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Edwin Meese III

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Edwin Meese III served as the seventy-fifth Attorney General of the United States, 1985-1988, under President Ronald Reagan.

Attorney General Confirmation

During his Senate confirmation hearing to become Ronald Reagan's Attorney General, Edwin Meese faced difficult questions from Democratic Senators. One area of questioning regarded an unsecured loan for $60,000 on which he did not pay any interest on for over 20 months, after it was noted the Washington Post. The loan had come from a trust fund managed by John McKean, who Meese barely knew, but had supported to be a Reagan appointed member of Postal Service board of governors. Another line of questioning regarded Meese's role in the Reagan Administration's decision to back out from their support for the IRS determination to revoke Bob Jones University's tax-exempt status, because of its interracial dating/marriage policies. [1]


"Attorney General Edwin Meese III became directly involved in the Reagan Administration's secret plan to sell weapons to Iran in January 1986, when he was asked for a legal opinion to support the plan. When the secret arms sales became exposed in November 1986, raising questions of legality and prompting congressional and public scrutiny, Meese became the point man for the Reagan Administration's effort, in Meese's words, 'to limit the damage.'" [2]


Edwin Meese III served on the Council for National Policy (CNP) Executive Committee in 1994 and as CNP President in 1996. Meese was "distinguished fellow and holder of the Ronald Reagan Chair in Public Policy, the Heritage Foundation; former Attorney General of the U.S.; Counselor to the President, 1981-1985; former Chief of Staff and Senior Issues Advisor for the Reagan-Bush Committee; former president, Council for National Policy; former professor of law, University of San Diego; former vice president for administration, Rohr Industries.

"As Chairman of the Domestic Policy Council and the National Drug Policy Board, and as a member of the National Security Council, he played a key role in the development and execution of domestic and foreign policy. During the 1970s, Mr. Meese was Director of the Center for Criminal Justice Policy and Management and Professor of Law at the University of San Diego. He earlier served as Chief of Staff for then-Governor Reagan and was a local prosecutor in California.

"Mr. Meese is a Distinguished Visiting Fellow at the Hoover Institution, Stanford University, and a Distinguished Senior Fellow at the Institute of United States Studies, University of London. He earned his B.A. from Yale University and his J.D. from the University of California, Berkeley.

"During the Reagan Kitchen Cabinet, Joseph Coors and others from the Heritage Foundation received a letter of endorsement from White House Chief of Staff Ed Meese in which Meese promised Edward J. Feulner, Jr., the president of Heritage, that 'this Administration will cooperate fully with your efforts.' After leaving the Reagan administration, Meese joined the staff of the Heritage Foundation." [3]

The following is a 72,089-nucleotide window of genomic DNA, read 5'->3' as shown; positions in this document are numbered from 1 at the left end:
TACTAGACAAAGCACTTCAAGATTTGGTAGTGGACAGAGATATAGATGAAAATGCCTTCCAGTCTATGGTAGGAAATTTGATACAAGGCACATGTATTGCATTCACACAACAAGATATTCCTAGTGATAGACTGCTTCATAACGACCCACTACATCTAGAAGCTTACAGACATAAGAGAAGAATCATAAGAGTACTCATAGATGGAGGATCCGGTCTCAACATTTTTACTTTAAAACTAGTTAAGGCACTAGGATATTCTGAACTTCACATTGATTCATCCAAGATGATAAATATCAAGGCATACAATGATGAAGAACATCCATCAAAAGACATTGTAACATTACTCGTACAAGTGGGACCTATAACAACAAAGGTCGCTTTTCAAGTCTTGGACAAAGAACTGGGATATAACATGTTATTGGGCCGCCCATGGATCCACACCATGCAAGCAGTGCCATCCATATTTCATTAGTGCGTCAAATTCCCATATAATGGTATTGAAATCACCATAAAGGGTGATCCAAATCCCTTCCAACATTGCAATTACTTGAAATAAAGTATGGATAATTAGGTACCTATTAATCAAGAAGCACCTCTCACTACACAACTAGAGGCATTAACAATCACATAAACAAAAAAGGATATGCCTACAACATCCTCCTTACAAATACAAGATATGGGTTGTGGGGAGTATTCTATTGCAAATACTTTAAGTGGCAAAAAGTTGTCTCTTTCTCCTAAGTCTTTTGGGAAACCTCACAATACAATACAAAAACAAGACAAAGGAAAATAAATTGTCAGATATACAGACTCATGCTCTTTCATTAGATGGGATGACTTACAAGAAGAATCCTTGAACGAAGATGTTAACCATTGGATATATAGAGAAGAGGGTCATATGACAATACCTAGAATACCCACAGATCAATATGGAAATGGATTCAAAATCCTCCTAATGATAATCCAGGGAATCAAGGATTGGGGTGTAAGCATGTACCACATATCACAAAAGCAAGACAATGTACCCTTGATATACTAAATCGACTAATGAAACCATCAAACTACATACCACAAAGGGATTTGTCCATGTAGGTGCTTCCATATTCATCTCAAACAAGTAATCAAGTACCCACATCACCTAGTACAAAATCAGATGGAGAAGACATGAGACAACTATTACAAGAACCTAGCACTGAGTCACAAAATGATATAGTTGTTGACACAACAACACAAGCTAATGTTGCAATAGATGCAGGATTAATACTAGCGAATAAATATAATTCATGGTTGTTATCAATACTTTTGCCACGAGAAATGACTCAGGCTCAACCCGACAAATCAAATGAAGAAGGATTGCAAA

Articles and resources

Related SourceWatch resources


  1. "Fending Off Tough Questions", Time Magazine, March 12, 1984
  2. Final Report of The Independent Counsel for Iran/Contra Matters, Volume I: Investigations and Prosecutions, Lawrence E. Walsh; Independent Counsel, Chapter 31. Edwin Meese III: November 1986
  3. The Council for National Policy: Past/Present Officers & Prominent Member Profiles, Part II ~ H - M, Watch Unto Prayer

External resources



External articles

By Edwin Meese III

  • "The Dangerous Federalization of Crime," Hoover Digest, 1999, No. 3: "Federal crimes used to be limited to matters that truly involved the whole nation, such as treason and counterfeiting. But lately the federal government has been amending its criminal statutes to take over more and more criminal prosecution from the states. Edwin Meese III on an especially pernicious form of federal aggrandizement."
  • "How Reagan Helped to Build the House of Bush," Hoover Digest, 2001 No. 1: "George W. Bush, it seems plausible to argue, wouldn’t have been elected president in 2000 if George H.W. Bush hadn’t been elected president in 1988. And George H.W. Bush wouldn’t have been elected president in 1988 if Ronald Reagan hadn’t invited him to be Reagan’s running mate in 1980. Edwin Meese III describes how Reagan decided to issue that 1980 invitation—starting the Bushes on their way."
  • "At His Side. Remembering Reagan," The Nation, June 23, 2004; appeared in National Review, June 28, 2004.
  • "Partisanship Is Their Principle. Senate Dems on judges — then and now," The Nation, July 16, 2004.
  • "Reagan Revolution Revived?" FullDisclosure, May 26, 2005: "Ed Meese on Tax Limits, Pornography & Mental Health Reforms." Lead-in to purchase streaming video online.

Articles & Commentary